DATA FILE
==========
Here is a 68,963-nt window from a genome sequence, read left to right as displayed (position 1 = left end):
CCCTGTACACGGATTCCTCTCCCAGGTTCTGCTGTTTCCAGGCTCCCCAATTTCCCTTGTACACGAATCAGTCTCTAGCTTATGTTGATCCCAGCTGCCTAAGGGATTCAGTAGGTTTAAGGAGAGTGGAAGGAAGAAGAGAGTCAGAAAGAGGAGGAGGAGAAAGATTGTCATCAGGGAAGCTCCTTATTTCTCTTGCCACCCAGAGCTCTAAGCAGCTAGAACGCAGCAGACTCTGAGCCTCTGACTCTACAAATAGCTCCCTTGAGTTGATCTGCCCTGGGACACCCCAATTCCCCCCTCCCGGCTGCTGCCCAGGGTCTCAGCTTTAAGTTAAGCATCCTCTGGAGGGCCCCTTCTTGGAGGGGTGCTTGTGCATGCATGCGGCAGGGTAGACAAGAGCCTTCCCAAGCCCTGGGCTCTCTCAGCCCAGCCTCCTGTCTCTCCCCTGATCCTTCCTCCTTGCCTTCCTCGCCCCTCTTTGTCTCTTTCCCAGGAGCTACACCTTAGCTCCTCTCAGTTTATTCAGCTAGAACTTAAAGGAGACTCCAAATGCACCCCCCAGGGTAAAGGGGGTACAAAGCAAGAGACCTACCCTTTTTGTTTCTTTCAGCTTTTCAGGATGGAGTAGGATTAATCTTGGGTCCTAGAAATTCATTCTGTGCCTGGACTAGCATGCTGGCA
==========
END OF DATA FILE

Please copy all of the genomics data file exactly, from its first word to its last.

Here is a 68,963-nt window from a genome sequence, read left to right as displayed (position 1 = left end):
CCCTGTACACGGATTCCTCTCCCAGGTTCTGCTGTTTCCAGGCTCCCCAATTTCCCTTGTACACGAATCAGTCTCTAGCTTATGTTGATCCCAGCTGCCTAAGGGATTCAGTAGGTTTAAGGAGAGTGGAAGGAAGAAGAGAGTCAGAAAGAGGAGGAGGAGAAAGATTGTCATCAGGGAAGCTCCTTATTTCTCTTGCCACCCAGAGCTCTAAGCAGCTAGAACGCAGCAGACTCTGAGCCTCTGACTCTACAAATAGCTCCCTTGAGTTGATCTGCCCTGGGACACCCCAATTCCCCCCTCCCGGCTGCTGCCCAGGGTCTCAGCTTTAAGTTAAGCATCCTCTGGAGGGCCCCTTCTTGGAGGGGTGCTTGTGCATGCATGCGGCAGGGTAGACAAGAGCCTTCCCAAGCCCTGGGCTCTCTCAGCCCAGCCTCCTGTCTCTCCCCTGATCCTTCCTCCTTGCCTTCCTCGCCCCTCTTTGTCTCTTTCCCAGGAGCTACACCTTAGCTCCTCTCAGTTTATTCAGCTAGAACTTAAAGGAGACTCCAAATGCACCCCCCAGGGTAAAGGGGGTACAAAGCAAGAGACCTACCCTTTTTGTTTCTTTCAGCTTTTCAGGATGGAGTAGGATTAATCTTGGGTCCTAGAAATTCATTCTGTGCCTGGACTAGCATGCTGGCA